David Moser, a noted writer of self-referential stories, demonstrates in this story a satirical style describing how the writer and the writing process itself can interfere with the finished product. David Moser's argument, that writers can better serve their readers by subtracting mundane details and sticking to the fine points of the story, is overshadowed by the verbosity of his own story.
One of the first things that came to my mind when I began reading this story was that the style was far too confusing for several reasons. First, several passages in the article tend to be redundant. For example, Moser writes, "This sentence is to inform you, in case you haven't realized it, that this is a self-referential story, that is, a story containing sentences that refer to their own structure". This type of circumlocution creates disarray and confusion, which hinders the continuity of the details. Thus, reading becomes harder to concentrate upon or even pursue.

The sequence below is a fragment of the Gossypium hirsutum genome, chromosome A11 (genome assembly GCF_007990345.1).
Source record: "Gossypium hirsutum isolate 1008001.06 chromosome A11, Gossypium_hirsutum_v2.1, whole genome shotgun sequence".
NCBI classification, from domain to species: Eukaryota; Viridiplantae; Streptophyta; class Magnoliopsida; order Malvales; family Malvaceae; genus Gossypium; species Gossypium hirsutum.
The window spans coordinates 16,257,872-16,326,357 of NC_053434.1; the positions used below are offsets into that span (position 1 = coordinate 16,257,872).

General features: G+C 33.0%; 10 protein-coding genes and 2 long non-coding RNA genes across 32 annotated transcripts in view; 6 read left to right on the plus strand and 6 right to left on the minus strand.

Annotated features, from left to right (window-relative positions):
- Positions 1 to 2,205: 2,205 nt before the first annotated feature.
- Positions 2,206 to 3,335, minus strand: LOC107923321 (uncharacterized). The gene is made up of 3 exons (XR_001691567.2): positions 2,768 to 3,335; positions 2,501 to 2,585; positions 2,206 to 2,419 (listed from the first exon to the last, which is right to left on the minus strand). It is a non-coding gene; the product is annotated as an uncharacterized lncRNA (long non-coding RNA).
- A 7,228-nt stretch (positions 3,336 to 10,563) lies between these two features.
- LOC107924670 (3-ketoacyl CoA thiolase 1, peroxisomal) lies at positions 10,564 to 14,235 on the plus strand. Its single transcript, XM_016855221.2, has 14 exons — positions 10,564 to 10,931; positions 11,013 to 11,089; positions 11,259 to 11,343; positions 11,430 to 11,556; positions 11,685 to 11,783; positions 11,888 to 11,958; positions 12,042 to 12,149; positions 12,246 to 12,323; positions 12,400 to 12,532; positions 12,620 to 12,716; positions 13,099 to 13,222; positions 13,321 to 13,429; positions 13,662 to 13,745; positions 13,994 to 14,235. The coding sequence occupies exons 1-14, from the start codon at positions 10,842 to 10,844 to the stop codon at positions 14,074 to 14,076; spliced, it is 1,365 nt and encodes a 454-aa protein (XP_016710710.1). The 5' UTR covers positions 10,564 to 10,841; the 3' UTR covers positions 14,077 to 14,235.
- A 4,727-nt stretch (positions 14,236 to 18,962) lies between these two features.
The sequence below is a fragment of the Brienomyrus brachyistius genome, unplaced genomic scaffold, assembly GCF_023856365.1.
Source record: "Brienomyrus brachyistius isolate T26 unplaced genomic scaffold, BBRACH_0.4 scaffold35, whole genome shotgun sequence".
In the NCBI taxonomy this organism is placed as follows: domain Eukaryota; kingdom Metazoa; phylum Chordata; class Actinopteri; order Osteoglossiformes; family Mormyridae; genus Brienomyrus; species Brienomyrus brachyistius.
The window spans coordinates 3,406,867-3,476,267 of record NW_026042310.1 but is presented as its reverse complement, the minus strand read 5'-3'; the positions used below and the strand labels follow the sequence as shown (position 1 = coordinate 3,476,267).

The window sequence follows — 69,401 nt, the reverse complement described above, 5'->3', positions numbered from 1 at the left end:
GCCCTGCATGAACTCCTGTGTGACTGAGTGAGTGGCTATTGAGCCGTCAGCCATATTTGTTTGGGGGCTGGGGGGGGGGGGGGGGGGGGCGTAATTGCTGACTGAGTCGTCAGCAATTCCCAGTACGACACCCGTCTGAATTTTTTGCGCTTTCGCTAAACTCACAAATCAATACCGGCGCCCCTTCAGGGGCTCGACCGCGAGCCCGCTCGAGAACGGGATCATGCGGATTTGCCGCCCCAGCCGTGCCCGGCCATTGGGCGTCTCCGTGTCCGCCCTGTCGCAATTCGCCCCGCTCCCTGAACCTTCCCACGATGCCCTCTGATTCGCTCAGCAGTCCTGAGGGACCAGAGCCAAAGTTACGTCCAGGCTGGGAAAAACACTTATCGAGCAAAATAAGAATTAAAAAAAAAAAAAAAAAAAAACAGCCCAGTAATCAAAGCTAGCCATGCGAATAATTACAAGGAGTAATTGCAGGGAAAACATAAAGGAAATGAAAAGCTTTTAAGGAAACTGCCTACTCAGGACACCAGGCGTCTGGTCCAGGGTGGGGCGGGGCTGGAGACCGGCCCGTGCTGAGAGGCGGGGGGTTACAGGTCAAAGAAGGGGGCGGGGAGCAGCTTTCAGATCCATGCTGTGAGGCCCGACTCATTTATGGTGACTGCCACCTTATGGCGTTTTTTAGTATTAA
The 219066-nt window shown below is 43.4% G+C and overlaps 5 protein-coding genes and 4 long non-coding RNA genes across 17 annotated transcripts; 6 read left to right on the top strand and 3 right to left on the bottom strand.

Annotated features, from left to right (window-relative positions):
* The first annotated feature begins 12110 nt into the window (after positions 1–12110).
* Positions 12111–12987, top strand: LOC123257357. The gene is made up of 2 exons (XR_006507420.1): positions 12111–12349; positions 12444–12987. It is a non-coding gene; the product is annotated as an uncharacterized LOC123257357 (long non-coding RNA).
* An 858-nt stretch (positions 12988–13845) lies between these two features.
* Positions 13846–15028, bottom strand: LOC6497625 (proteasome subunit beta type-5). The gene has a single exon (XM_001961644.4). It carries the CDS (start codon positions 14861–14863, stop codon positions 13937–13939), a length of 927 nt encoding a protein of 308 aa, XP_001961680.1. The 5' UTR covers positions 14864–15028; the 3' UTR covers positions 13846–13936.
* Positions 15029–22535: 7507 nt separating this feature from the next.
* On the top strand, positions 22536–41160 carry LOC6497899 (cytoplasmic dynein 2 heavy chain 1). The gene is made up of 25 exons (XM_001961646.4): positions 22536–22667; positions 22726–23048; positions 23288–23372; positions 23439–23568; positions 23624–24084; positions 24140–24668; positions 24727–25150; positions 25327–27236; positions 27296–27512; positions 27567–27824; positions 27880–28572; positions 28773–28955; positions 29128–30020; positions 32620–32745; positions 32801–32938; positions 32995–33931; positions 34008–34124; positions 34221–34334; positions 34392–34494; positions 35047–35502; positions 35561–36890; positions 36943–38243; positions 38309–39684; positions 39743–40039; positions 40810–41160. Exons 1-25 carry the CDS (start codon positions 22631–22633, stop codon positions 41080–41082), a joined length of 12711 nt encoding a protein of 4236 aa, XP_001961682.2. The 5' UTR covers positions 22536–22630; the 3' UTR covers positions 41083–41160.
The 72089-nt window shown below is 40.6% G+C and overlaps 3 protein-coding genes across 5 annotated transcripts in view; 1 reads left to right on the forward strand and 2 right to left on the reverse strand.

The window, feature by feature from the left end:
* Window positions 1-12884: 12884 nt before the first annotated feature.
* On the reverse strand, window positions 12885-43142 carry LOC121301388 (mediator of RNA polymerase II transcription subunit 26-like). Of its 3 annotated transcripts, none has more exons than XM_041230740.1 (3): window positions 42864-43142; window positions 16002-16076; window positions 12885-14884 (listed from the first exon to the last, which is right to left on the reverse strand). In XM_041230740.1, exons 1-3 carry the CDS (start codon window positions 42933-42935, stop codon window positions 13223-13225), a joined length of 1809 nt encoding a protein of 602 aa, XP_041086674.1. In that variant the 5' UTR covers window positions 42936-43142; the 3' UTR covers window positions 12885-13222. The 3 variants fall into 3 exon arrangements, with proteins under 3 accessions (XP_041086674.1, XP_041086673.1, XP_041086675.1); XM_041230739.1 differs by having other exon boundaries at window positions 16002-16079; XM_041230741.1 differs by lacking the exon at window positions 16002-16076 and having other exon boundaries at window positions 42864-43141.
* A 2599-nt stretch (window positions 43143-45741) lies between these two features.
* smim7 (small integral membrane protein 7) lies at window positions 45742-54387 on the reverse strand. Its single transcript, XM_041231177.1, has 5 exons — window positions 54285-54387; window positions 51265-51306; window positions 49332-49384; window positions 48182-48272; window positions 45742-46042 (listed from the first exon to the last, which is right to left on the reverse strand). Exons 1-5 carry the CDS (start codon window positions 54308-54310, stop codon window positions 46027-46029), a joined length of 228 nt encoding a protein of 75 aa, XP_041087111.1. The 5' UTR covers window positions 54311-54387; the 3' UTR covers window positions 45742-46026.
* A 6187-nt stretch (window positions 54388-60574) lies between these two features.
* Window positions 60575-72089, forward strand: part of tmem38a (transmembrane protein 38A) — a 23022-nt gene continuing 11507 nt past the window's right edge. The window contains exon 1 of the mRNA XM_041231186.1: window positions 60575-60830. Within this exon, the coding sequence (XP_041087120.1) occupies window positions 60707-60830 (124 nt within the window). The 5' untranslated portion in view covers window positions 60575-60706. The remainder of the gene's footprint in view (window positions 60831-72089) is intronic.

Second, Moser spends too much time apologizing for the mistakes of other writers instead of writing a story that will engage the reader. Even though Moser playfully and at times noticeably illustrates other writers' wastefulness of words, his own words that tend to get in my way.
In conclusion, Moser's assertion that words get in the way of more words is accurate. Nothing should stand in the way of the message being conveyed to the reader from the author. However, David Moser's attempt to over-accentuate his argument got in the way of my enjoyment of his story.